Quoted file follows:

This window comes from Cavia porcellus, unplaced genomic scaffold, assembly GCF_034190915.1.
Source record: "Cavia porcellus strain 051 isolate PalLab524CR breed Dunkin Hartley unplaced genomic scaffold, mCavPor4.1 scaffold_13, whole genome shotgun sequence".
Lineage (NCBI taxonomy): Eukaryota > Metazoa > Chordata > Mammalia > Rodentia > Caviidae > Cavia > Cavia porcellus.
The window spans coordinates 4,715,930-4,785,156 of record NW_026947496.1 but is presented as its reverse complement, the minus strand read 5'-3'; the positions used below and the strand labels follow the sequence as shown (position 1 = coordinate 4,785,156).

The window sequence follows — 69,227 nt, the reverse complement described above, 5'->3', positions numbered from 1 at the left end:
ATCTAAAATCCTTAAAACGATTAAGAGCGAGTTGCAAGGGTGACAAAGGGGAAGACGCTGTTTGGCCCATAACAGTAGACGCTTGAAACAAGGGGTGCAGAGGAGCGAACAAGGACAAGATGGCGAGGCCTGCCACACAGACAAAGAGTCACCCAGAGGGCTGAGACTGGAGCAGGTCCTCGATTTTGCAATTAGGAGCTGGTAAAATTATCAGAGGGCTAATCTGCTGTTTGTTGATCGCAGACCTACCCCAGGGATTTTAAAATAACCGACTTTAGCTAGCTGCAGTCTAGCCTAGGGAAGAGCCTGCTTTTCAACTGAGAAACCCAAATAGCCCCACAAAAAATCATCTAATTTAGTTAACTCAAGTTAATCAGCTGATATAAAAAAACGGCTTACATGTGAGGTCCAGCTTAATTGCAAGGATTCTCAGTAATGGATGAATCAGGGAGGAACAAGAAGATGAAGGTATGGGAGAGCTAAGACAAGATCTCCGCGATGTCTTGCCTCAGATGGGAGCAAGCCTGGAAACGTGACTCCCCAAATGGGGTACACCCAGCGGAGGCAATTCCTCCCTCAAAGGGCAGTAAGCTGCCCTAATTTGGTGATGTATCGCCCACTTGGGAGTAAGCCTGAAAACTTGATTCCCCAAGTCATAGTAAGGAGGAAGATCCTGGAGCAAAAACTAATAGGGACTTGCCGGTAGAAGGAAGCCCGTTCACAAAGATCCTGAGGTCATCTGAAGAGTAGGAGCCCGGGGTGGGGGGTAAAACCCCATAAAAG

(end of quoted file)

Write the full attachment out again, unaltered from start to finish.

This window comes from Cavia porcellus, unplaced genomic scaffold, assembly GCF_034190915.1.
Source record: "Cavia porcellus strain 051 isolate PalLab524CR breed Dunkin Hartley unplaced genomic scaffold, mCavPor4.1 scaffold_13, whole genome shotgun sequence".
Lineage (NCBI taxonomy): Eukaryota > Metazoa > Chordata > Mammalia > Rodentia > Caviidae > Cavia > Cavia porcellus.
The window spans coordinates 4,715,930-4,785,156 of record NW_026947496.1 but is presented as its reverse complement, the minus strand read 5'-3'; the positions used below and the strand labels follow the sequence as shown (position 1 = coordinate 4,785,156).

The window sequence follows — 69,227 nt, the reverse complement described above, 5'->3', positions numbered from 1 at the left end:
ATCTAAAATCCTTAAAACGATTAAGAGCGAGTTGCAAGGGTGACAAAGGGGAAGACGCTGTTTGGCCCATAACAGTAGACGCTTGAAACAAGGGGTGCAGAGGAGCGAACAAGGACAAGATGGCGAGGCCTGCCACACAGACAAAGAGTCACCCAGAGGGCTGAGACTGGAGCAGGTCCTCGATTTTGCAATTAGGAGCTGGTAAAATTATCAGAGGGCTAATCTGCTGTTTGTTGATCGCAGACCTACCCCAGGGATTTTAAAATAACCGACTTTAGCTAGCTGCAGTCTAGCCTAGGGAAGAGCCTGCTTTTCAACTGAGAAACCCAAATAGCCCCACAAAAAATCATCTAATTTAGTTAACTCAAGTTAATCAGCTGATATAAAAAAACGGCTTACATGTGAGGTCCAGCTTAATTGCAAGGATTCTCAGTAATGGATGAATCAGGGAGGAACAAGAAGATGAAGGTATGGGAGAGCTAAGACAAGATCTCCGCGATGTCTTGCCTCAGATGGGAGCAAGCCTGGAAACGTGACTCCCCAAATGGGGTACACCCAGCGGAGGCAATTCCTCCCTCAAAGGGCAGTAAGCTGCCCTAATTTGGTGATGTATCGCCCACTTGGGAGTAAGCCTGAAAACTTGATTCCCCAAGTCATAGTAAGGAGGAAGATCCTGGAGCAAAAACTAATAGGGACTTGCCGGTAGAAGGAAGCCCGTTCACAAAGATCCTGAGGTCATCTGAAGAGTAGGAGCCCGGGGTGGGGGGTAAAACCCCATAAAAG